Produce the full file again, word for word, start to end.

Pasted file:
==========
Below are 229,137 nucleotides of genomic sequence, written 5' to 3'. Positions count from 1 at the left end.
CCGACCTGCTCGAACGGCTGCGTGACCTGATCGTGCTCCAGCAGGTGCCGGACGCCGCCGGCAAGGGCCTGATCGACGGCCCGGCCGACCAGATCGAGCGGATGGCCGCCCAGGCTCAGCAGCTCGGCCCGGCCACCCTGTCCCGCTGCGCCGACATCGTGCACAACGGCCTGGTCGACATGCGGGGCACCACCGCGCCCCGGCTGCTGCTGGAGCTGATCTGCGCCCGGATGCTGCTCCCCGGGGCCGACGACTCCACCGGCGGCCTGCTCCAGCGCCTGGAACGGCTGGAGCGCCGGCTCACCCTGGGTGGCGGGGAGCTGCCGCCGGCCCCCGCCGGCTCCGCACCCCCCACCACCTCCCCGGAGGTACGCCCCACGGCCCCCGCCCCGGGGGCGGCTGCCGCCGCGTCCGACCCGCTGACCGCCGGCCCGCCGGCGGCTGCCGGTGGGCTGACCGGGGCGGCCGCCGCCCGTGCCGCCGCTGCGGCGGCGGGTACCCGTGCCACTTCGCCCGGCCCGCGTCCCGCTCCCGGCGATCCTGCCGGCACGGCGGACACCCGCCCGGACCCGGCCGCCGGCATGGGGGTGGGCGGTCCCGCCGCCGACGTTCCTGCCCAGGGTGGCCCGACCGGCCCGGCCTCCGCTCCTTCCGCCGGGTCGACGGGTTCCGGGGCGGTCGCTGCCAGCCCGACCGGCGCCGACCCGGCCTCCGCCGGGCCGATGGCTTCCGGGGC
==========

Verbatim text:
Below are 229,137 nucleotides of genomic sequence, written 5' to 3'. Positions count from 1 at the left end.
CCGACCTGCTCGAACGGCTGCGTGACCTGATCGTGCTCCAGCAGGTGCCGGACGCCGCCGGCAAGGGCCTGATCGACGGCCCGGCCGACCAGATCGAGCGGATGGCCGCCCAGGCTCAGCAGCTCGGCCCGGCCACCCTGTCCCGCTGCGCCGACATCGTGCACAACGGCCTGGTCGACATGCGGGGCACCACCGCGCCCCGGCTGCTGCTGGAGCTGATCTGCGCCCGGATGCTGCTCCCCGGGGCCGACGACTCCACCGGCGGCCTGCTCCAGCGCCTGGAACGGCTGGAGCGCCGGCTCACCCTGGGTGGCGGGGAGCTGCCGCCGGCCCCCGCCGGCTCCGCACCCCCCACCACCTCCCCGGAGGTACGCCCCACGGCCCCCGCCCCGGGGGCGGCTGCCGCCGCGTCCGACCCGCTGACCGCCGGCCCGCCGGCGGCTGCCGGTGGGCTGACCGGGGCGGCCGCCGCCCGTGCCGCCGCTGCGGCGGCGGGTACCCGTGCCACTTCGCCCGGCCCGCGTCCCGCTCCCGGCGATCCTGCCGGCACGGCGGACACCCGCCCGGACCCGGCCGCCGGCATGGGGGTGGGCGGTCCCGCCGCCGACGTTCCTGCCCAGGGTGGCCCGACCGGCCCGGCCTCCGCTCCTTCCGCCGGGTCGACGGGTTCCGGGGCGGTCGCTGCCAGCCCGACCGGCGCCGACCCGGCCTCCGCCGGGCCGATGGCTTCCGGGGC